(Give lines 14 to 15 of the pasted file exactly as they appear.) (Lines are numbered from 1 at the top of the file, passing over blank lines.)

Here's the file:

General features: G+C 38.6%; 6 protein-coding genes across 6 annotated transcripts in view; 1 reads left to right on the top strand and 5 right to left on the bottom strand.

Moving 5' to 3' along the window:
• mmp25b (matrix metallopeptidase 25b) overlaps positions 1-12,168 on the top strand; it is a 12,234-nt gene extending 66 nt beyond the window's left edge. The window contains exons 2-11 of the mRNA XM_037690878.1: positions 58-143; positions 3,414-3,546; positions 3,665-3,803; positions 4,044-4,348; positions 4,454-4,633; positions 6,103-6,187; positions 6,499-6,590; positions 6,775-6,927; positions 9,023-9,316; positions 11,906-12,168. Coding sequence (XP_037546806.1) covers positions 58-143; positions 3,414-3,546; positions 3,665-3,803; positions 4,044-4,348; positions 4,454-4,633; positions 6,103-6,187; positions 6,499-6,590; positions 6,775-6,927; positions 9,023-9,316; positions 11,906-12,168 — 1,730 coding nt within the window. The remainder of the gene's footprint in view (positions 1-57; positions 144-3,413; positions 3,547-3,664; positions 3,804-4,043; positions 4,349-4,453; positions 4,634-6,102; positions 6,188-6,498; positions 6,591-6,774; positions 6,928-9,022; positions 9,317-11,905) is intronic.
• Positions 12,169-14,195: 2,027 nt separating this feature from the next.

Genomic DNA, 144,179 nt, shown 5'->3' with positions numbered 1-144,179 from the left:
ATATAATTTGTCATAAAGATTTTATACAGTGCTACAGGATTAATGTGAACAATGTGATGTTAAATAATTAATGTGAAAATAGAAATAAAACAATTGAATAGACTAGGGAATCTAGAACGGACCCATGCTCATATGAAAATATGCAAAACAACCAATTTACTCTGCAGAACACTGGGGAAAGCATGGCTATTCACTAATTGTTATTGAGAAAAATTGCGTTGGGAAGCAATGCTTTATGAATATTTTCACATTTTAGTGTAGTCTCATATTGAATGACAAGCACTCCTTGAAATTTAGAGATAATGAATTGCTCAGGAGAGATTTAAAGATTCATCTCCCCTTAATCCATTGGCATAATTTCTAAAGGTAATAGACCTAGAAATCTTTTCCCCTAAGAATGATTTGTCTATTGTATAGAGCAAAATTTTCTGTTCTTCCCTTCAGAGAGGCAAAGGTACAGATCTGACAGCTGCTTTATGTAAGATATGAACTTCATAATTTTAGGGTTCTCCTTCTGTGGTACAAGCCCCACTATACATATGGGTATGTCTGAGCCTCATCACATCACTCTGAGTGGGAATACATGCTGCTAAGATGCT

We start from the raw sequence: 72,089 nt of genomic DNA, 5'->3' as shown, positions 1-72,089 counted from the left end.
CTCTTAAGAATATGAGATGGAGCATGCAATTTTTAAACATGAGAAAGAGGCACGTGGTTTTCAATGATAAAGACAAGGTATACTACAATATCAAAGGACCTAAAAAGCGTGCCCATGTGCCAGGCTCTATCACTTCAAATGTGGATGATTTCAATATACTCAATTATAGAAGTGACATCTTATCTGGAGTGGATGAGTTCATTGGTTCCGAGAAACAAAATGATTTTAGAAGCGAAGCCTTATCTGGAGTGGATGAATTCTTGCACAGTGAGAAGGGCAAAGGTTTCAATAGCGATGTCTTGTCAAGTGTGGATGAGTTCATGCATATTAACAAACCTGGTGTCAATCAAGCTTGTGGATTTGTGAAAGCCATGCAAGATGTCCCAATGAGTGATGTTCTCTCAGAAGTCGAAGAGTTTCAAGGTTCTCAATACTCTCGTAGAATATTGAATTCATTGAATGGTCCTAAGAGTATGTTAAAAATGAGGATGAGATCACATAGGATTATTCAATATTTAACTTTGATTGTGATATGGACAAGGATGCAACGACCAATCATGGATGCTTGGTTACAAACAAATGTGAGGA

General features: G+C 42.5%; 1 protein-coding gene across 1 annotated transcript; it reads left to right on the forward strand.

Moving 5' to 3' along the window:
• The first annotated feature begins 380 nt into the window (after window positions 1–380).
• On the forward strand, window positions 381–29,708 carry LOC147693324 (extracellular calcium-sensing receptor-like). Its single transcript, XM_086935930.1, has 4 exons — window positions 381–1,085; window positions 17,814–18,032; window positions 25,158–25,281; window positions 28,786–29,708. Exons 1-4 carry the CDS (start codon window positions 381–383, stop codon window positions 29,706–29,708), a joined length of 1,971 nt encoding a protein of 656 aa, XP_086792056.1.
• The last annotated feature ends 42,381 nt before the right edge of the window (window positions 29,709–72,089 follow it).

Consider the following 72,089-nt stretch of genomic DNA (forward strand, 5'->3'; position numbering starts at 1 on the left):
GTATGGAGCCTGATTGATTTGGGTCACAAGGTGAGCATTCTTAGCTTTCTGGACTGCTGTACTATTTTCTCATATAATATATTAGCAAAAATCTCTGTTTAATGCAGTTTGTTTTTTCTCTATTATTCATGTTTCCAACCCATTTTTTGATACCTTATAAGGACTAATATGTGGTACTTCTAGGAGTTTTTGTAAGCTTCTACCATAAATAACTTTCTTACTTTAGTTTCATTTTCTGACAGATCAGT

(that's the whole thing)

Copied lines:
Consider the following 72,089-nt stretch of genomic DNA (forward strand, 5'->3'; position numbering starts at 1 on the left):
GTATGGAGCCTGATTGATTTGGGTCACAAGGTGAGCATTCTTAGCTTTCTGGACTGCTGTACTATTTTCTCATATAATATATTAGCAAAAATCTCTGTTTAATGCAGTTTGTTTTTTCTCTATTATTCATGTTTCCAACCCATTTTTTGATACCTTATAAGGACTAATATGTGGTACTTCTAGGAGTTTTTGTAAGCTTCTACCATAAATAACTTTCTTACTTTAGTTTCATTTTCTGACAGATCAGT